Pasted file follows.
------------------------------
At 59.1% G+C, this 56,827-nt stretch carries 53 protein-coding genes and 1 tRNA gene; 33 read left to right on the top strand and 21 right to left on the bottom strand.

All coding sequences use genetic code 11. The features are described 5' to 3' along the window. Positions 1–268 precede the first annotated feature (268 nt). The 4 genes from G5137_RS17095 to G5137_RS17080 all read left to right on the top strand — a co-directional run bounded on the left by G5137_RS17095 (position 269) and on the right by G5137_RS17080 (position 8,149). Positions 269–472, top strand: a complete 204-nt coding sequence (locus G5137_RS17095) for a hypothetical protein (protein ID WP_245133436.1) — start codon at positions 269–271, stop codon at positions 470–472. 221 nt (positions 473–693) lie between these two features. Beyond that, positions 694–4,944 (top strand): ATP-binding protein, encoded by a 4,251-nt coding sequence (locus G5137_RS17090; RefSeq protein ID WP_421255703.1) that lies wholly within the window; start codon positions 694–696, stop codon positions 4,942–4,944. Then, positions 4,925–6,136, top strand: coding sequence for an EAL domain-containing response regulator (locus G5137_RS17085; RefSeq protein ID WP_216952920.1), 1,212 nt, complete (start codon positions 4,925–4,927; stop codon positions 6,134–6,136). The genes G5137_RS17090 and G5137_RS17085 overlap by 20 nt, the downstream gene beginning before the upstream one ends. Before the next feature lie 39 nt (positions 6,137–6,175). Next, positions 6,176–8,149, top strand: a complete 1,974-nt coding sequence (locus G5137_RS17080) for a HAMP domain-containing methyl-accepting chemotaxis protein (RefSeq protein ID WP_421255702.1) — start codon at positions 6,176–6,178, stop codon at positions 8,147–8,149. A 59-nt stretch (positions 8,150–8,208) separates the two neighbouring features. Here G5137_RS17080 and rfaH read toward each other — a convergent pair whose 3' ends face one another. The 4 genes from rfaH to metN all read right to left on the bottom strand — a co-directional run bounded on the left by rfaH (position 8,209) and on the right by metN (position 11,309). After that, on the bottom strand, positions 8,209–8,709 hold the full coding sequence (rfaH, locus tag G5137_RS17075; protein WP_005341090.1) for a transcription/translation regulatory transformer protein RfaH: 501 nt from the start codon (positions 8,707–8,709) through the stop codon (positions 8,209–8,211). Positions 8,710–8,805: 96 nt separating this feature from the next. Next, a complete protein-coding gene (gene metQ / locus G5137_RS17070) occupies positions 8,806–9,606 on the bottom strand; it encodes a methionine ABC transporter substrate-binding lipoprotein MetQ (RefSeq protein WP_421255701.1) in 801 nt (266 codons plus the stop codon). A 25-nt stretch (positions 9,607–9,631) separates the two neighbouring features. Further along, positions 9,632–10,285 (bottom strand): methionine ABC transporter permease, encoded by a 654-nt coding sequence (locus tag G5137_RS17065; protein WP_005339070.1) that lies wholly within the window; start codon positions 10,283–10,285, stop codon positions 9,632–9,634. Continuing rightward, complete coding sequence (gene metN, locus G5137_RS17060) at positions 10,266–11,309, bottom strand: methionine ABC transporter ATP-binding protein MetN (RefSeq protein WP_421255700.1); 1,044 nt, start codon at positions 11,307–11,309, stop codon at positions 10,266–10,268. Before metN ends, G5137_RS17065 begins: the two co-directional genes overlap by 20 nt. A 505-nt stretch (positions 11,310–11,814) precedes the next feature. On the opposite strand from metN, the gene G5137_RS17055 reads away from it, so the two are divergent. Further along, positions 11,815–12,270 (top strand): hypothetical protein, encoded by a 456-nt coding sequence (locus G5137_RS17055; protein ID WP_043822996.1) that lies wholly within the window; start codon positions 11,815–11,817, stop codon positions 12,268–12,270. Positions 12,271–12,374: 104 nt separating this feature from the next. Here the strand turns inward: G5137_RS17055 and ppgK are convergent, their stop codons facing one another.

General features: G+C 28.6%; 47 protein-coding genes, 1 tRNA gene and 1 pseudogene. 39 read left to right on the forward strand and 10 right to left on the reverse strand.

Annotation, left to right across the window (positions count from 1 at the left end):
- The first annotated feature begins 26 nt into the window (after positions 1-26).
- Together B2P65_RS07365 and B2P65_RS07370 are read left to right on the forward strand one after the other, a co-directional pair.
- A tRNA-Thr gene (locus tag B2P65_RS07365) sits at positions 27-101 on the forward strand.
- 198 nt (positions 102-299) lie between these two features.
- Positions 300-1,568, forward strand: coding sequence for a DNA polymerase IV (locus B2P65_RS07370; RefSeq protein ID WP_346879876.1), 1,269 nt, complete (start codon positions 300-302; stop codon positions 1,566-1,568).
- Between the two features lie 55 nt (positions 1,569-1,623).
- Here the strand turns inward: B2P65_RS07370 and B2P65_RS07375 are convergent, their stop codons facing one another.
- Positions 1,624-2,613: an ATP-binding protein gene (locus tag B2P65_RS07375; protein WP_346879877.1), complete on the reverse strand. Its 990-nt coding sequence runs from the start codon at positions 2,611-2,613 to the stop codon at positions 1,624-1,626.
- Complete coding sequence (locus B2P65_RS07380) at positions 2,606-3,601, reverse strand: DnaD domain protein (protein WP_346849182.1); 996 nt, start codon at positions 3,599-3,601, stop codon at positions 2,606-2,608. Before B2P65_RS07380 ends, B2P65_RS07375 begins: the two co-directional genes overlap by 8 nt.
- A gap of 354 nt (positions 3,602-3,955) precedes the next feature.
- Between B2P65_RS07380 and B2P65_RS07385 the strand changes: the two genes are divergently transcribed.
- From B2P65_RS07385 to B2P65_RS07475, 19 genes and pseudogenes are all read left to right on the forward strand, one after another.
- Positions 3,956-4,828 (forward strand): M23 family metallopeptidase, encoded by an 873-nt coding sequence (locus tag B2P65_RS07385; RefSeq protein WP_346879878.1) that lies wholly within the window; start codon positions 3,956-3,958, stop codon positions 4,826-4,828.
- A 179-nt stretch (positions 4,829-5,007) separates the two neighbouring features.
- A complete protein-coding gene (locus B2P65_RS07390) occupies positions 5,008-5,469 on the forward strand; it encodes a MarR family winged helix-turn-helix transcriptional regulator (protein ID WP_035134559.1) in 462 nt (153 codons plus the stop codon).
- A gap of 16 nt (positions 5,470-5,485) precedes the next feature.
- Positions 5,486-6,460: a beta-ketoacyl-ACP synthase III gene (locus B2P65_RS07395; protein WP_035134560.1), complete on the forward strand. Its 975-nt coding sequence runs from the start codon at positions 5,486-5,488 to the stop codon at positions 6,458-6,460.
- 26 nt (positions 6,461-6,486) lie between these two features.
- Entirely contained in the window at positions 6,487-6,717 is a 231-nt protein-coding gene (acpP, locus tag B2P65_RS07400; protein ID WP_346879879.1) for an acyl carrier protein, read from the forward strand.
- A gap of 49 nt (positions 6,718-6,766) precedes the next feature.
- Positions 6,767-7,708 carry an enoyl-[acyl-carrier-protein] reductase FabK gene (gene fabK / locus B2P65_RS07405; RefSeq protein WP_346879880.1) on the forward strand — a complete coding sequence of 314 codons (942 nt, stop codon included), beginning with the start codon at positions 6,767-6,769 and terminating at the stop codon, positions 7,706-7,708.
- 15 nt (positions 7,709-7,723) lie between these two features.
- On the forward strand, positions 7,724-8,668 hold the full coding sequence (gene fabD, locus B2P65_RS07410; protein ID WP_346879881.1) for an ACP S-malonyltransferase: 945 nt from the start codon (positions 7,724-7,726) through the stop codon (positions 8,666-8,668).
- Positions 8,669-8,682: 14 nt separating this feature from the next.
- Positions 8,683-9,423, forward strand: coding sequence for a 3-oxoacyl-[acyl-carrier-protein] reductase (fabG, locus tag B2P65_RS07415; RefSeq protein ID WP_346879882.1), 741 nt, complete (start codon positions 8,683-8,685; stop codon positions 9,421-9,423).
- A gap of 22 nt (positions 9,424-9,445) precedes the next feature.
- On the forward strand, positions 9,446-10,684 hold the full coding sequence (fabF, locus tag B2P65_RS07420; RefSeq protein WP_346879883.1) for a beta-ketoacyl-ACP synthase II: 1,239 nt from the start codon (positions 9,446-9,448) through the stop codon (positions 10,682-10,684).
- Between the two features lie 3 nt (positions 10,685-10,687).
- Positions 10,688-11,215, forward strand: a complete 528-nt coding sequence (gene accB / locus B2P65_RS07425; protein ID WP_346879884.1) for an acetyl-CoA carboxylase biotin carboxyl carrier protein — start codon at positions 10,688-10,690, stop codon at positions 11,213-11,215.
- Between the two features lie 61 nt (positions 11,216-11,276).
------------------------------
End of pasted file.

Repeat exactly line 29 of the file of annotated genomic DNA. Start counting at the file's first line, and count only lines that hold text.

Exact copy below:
- Positions 8,683-9,423, forward strand: coding sequence for a 3-oxoacyl-[acyl-carrier-protein] reductase (fabG, locus tag B2P65_RS07415; RefSeq protein ID WP_346879882.1), 741 nt, complete (start codon positions 8,683-8,685; stop codon positions 9,421-9,423).